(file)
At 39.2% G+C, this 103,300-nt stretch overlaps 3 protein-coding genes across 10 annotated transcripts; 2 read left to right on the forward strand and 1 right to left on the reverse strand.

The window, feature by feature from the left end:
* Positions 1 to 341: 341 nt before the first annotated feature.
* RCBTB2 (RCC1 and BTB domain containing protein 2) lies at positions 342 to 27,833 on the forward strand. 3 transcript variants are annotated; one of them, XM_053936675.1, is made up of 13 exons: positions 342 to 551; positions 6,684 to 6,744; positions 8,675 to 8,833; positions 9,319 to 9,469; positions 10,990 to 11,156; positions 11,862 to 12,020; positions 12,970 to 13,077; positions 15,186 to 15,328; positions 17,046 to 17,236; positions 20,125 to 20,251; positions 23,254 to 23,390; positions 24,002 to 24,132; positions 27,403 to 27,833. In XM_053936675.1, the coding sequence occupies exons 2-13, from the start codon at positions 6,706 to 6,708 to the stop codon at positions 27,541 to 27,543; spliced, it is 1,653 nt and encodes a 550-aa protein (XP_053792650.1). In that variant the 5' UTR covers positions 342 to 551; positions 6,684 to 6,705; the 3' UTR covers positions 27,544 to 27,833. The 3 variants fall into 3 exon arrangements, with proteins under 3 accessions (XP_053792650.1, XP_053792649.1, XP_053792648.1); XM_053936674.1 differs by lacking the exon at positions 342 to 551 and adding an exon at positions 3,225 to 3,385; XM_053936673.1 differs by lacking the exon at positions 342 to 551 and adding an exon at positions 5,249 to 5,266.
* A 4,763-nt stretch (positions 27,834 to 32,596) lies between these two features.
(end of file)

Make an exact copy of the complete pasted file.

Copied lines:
At 39.2% G+C, this 103,300-nt stretch overlaps 3 protein-coding genes across 10 annotated transcripts; 2 read left to right on the forward strand and 1 right to left on the reverse strand.

The window, feature by feature from the left end:
* Positions 1 to 341: 341 nt before the first annotated feature.
* RCBTB2 (RCC1 and BTB domain containing protein 2) lies at positions 342 to 27,833 on the forward strand. 3 transcript variants are annotated; one of them, XM_053936675.1, is made up of 13 exons: positions 342 to 551; positions 6,684 to 6,744; positions 8,675 to 8,833; positions 9,319 to 9,469; positions 10,990 to 11,156; positions 11,862 to 12,020; positions 12,970 to 13,077; positions 15,186 to 15,328; positions 17,046 to 17,236; positions 20,125 to 20,251; positions 23,254 to 23,390; positions 24,002 to 24,132; positions 27,403 to 27,833. In XM_053936675.1, the coding sequence occupies exons 2-13, from the start codon at positions 6,706 to 6,708 to the stop codon at positions 27,541 to 27,543; spliced, it is 1,653 nt and encodes a 550-aa protein (XP_053792650.1). In that variant the 5' UTR covers positions 342 to 551; positions 6,684 to 6,705; the 3' UTR covers positions 27,544 to 27,833. The 3 variants fall into 3 exon arrangements, with proteins under 3 accessions (XP_053792650.1, XP_053792649.1, XP_053792648.1); XM_053936674.1 differs by lacking the exon at positions 342 to 551 and adding an exon at positions 3,225 to 3,385; XM_053936673.1 differs by lacking the exon at positions 342 to 551 and adding an exon at positions 5,249 to 5,266.
* A 4,763-nt stretch (positions 27,834 to 32,596) lies between these two features.